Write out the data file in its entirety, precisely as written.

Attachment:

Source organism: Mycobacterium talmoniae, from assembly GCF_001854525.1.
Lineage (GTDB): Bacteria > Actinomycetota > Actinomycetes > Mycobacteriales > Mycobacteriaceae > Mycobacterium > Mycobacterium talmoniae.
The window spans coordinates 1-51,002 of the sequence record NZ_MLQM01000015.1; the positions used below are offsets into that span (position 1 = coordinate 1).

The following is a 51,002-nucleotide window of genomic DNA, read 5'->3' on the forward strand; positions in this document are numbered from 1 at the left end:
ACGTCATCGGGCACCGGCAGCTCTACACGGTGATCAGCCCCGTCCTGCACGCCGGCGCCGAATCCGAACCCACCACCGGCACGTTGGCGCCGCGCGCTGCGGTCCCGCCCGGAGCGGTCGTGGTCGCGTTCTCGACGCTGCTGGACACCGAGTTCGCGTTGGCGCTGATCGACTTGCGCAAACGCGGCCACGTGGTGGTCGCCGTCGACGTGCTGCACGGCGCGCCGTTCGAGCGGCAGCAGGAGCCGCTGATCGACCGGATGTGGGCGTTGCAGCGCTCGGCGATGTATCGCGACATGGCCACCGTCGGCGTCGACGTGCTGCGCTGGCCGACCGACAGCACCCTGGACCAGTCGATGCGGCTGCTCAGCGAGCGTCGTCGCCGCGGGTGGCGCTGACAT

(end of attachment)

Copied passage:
Source organism: Mycobacterium talmoniae, from assembly GCF_001854525.1.
Lineage (GTDB): Bacteria > Actinomycetota > Actinomycetes > Mycobacteriales > Mycobacteriaceae > Mycobacterium > Mycobacterium talmoniae.
The window spans coordinates 1-51,002 of the sequence record NZ_MLQM01000015.1; the positions used below are offsets into that span (position 1 = coordinate 1).

The following is a 51,002-nucleotide window of genomic DNA, read 5'->3' on the forward strand; positions in this document are numbered from 1 at the left end:
ACGTCATCGGGCACCGGCAGCTCTACACGGTGATCAGCCCCGTCCTGCACGCCGGCGCCGAATCCGAACCCACCACCGGCACGTTGGCGCCGCGCGCTGCGGTCCCGCCCGGAGCGGTCGTGGTCGCGTTCTCGACGCTGCTGGACACCGAGTTCGCGTTGGCGCTGATCGACTTGCGCAAACGCGGCCACGTGGTGGTCGCCGTCGACGTGCTGCACGGCGCGCCGTTCGAGCGGCAGCAGGAGCCGCTGATCGACCGGATGTGGGCGTTGCAGCGCTCGGCGATGTATCGCGACATGGCCACCGTCGGCGTCGACGTGCTGCGCTGGCCGACCGACAGCACCCTGGACCAGTCGATGCGGCTGCTCAGCGAGCGTCGTCGCCGCGGGTGGCGCTGACAT